49. Lauber CL, Hamady M, Knight R, Fierer N (2009) Pyrosequencing-based assessment of soil pH as a predictor of soil bacterial community structure at the continental scale. Appl Environ Microbiol 75:5111–5120. CrossRefPubMedPubMedCentralGoogle Scholar
  50. Lenth R (2018) Emmeans: estimated marginal means, aka least-squares means. R package version 1.3.0.
  51. Li F, Chen L, Redmile-Gordon M, Zhang J, Zhang C, Ning Q, Li W (2018) Mortierella elongata's roles in organic agriculture and crop growth promotion in a mineral soil. Land Degrad Dev 29:1642–1651. CrossRefGoogle Scholar
  52. Lin X, Green S, Tfaily MM, Prakash O, Konstantinidis KT, Corbett JE, Chanton JP, Cooper WT, Kostka JE (2012) Microbial community structure and activity linked to contrasting biogeochemical gradients in bog and fen environments of the glacial Lake Agassiz peatland. Appl Environ Microbiol 78:7023–7031. CrossRefPubMedPubMedCentralGoogle Scholar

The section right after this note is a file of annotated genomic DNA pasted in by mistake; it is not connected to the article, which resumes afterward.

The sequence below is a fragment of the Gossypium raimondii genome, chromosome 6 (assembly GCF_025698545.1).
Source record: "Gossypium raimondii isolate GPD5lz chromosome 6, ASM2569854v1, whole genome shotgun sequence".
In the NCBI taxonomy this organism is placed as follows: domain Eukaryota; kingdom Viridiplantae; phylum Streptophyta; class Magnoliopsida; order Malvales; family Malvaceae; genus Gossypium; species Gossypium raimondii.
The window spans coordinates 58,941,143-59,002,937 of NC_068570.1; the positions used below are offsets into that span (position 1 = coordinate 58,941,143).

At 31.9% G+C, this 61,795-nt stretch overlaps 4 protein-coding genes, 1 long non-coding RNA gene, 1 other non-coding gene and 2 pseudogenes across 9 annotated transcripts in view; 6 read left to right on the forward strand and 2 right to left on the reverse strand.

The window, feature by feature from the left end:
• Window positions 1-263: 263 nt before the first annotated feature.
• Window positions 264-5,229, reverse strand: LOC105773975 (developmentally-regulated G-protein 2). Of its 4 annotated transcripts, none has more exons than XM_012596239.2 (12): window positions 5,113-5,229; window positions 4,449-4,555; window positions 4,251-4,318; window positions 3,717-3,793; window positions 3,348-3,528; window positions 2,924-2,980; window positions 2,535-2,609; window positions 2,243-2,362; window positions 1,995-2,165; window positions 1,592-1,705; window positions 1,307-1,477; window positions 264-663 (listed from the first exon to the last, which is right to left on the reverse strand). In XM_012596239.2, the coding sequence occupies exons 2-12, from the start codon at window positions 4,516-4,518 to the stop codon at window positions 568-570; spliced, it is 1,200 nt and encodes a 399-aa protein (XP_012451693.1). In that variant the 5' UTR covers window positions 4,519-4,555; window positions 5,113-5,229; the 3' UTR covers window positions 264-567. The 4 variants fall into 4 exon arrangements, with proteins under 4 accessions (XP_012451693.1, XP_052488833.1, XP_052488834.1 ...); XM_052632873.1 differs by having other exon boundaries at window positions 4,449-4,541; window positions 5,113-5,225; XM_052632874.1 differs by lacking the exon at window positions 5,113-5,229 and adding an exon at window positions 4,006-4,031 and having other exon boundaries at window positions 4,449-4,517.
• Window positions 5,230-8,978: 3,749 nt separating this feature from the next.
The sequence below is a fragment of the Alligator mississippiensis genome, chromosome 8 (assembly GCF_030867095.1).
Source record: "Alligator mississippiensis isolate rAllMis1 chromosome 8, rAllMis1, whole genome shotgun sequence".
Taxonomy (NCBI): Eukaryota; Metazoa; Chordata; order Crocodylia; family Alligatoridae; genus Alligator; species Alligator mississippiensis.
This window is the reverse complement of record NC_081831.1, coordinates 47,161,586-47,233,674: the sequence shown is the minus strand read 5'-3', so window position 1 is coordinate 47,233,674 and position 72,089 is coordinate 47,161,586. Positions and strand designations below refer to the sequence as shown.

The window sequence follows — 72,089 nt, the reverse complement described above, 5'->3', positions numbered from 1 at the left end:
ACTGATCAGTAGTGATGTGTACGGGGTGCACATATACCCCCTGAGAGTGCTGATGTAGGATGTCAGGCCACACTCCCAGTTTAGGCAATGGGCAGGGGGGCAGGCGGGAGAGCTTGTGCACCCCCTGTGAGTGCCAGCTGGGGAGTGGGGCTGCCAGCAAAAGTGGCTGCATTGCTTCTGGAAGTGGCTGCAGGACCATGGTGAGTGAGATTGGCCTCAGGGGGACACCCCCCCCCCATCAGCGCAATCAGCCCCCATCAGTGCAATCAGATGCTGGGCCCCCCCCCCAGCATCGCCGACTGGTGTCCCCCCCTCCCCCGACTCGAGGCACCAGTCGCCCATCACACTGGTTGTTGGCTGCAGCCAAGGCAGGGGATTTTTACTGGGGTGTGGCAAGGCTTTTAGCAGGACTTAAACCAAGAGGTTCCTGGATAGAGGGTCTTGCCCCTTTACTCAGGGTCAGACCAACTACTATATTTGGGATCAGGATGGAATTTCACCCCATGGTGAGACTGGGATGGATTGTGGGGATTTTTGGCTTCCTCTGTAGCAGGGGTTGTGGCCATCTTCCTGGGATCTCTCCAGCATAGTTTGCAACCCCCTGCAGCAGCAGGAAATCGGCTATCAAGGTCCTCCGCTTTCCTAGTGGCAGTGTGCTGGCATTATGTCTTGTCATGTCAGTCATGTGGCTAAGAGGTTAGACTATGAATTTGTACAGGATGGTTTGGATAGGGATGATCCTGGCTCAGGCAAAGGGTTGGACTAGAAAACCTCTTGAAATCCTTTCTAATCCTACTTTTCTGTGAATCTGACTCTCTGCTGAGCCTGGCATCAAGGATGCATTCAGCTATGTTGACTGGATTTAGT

53. Lin X, Tfaily MM, Green SJ, Steinweg JM, Chanton P, Imvittaya A, Chanton JP, Cooper W, Schadt C, Kostka JE (2014a) Microbial metabolic potential for carbon degradation and nutrient (nitrogen and phosphorus) acquisition in an ombrotrophic peatland. Appl Environ Microbiol 80:3531–3540. CrossRefPubMedPubMedCentralGoogle Scholar
  54. Lin X, Tfaily MM, Steinweg JM, Chanton P, Esson K, Yang ZK, Chanton JP, Cooper W, Schadt CW, Kostka JE (2014b) Microbial community stratification linked to utilization of carbohydrates and phosphorus limitation in a boreal peatland at Marcell experimental Forest, Minnesota, USA. Appl Environ Microbiol 80:3518–3530. CrossRefPubMedPubMedCentralGoogle Scholar